I certainly hope that the view from the general public is not the same as that of the official one regarding the community of Nuns. In the whole of the above captioned article, it seems that the concern is centre solely on how to tighten the rules and regulations even further to prevent such incident from happening again. One cannot but is left again with the feeling that nuns are nothing more than an irritant to the Thai Official and Religious Authorities, and once they step out of official lines they should be regarded as social outcasts.
Not officially allowed to interpret or teach the dhamma, perform religious rituals, barred from managing temples? It is so surprising that such obvious outdated discriminating practices are still in place in this modern time. It is as though women have only a “half a brain” as compared to men.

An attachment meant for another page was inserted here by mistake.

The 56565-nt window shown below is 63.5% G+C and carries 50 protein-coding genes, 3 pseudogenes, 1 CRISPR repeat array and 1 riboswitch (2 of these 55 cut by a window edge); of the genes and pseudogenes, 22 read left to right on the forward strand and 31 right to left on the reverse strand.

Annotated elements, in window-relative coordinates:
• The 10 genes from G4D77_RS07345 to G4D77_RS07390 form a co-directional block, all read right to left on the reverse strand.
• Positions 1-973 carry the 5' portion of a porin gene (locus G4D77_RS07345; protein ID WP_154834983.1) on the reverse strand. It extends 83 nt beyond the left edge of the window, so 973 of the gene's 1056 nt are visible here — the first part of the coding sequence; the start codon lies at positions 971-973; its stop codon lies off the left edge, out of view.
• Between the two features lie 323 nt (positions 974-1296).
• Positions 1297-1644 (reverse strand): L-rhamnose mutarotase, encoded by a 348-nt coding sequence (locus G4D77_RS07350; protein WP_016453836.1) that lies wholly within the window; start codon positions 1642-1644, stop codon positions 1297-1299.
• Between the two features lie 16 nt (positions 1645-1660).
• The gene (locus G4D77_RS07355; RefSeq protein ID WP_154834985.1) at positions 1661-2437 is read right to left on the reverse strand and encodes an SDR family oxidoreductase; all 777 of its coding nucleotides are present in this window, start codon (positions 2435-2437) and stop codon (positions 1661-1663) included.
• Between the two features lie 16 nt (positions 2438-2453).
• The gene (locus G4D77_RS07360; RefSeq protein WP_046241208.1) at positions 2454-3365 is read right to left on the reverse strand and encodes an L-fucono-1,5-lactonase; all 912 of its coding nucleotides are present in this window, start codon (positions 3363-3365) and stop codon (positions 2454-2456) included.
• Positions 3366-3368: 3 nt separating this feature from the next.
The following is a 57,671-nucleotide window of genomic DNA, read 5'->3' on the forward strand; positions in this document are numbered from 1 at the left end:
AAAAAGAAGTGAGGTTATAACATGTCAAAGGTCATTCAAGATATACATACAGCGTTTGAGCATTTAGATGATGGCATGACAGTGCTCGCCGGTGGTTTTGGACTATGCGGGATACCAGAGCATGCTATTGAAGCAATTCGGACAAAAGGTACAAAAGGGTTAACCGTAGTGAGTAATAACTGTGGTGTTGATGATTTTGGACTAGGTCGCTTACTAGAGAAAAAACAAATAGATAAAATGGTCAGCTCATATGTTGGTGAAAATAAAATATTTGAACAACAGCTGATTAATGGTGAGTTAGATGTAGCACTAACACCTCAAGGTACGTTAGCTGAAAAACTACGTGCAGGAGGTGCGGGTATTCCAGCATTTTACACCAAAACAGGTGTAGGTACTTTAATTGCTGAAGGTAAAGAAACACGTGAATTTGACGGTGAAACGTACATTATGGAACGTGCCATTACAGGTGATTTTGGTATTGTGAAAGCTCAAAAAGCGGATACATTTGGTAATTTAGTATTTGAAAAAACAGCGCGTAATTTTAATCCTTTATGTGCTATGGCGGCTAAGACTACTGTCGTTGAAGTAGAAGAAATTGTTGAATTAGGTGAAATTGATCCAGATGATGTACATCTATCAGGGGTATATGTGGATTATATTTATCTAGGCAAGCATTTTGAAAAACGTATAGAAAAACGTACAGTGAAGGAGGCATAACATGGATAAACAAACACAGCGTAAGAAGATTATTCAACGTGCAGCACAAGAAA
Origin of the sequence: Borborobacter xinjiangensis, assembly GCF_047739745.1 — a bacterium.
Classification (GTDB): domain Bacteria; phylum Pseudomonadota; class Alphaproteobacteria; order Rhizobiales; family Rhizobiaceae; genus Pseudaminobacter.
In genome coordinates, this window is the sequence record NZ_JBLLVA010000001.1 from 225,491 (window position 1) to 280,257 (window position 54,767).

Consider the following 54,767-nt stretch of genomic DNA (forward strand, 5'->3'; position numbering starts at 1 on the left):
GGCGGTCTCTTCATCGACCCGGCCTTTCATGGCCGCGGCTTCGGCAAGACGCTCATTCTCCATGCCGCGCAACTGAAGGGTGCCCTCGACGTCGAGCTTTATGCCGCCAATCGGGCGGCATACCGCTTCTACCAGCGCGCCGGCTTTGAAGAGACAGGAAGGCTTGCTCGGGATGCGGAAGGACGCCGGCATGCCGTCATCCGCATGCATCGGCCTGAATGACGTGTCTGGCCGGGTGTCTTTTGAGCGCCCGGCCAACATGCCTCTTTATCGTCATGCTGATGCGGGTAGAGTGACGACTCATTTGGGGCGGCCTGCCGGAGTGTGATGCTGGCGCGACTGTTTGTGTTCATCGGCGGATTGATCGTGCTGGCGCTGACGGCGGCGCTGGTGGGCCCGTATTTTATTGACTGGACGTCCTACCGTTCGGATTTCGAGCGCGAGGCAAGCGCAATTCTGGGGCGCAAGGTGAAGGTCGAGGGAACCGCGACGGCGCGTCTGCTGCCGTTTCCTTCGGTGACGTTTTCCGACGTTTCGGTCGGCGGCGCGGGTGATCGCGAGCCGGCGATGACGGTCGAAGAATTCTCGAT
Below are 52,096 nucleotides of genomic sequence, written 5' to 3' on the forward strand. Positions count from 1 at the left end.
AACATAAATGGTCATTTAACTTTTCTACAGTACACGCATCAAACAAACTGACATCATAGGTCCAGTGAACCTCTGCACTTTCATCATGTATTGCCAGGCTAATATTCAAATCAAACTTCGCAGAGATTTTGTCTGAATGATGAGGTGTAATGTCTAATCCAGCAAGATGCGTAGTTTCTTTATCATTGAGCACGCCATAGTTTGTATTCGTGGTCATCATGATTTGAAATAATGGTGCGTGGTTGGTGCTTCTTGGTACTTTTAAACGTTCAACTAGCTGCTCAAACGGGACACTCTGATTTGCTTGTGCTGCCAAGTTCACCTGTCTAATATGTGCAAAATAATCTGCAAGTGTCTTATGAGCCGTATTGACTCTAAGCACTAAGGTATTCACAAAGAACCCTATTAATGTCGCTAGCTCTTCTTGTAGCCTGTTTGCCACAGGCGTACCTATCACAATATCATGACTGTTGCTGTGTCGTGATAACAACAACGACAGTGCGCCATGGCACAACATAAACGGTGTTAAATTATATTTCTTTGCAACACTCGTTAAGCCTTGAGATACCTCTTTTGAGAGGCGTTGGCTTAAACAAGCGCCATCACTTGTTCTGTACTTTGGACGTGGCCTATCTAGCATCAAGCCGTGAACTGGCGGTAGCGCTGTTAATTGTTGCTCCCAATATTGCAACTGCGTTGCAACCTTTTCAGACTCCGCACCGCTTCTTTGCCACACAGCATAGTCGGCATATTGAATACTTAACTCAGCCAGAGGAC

Female constituted more than half of Thailand’s population, and for the betterment of their gender and also to remove the impediments place in their path on their religious practices; they should band together with other female organizations in existence, religious or otherwise to fight for what is good for themselves instead of allowing the opposite gender using some outdated laws and regulations to decide on their destiny.
It is my beliefs that, they are lots of Buddhist men out there, locals and foreigners alike, who will give their full support in their fights for their rights.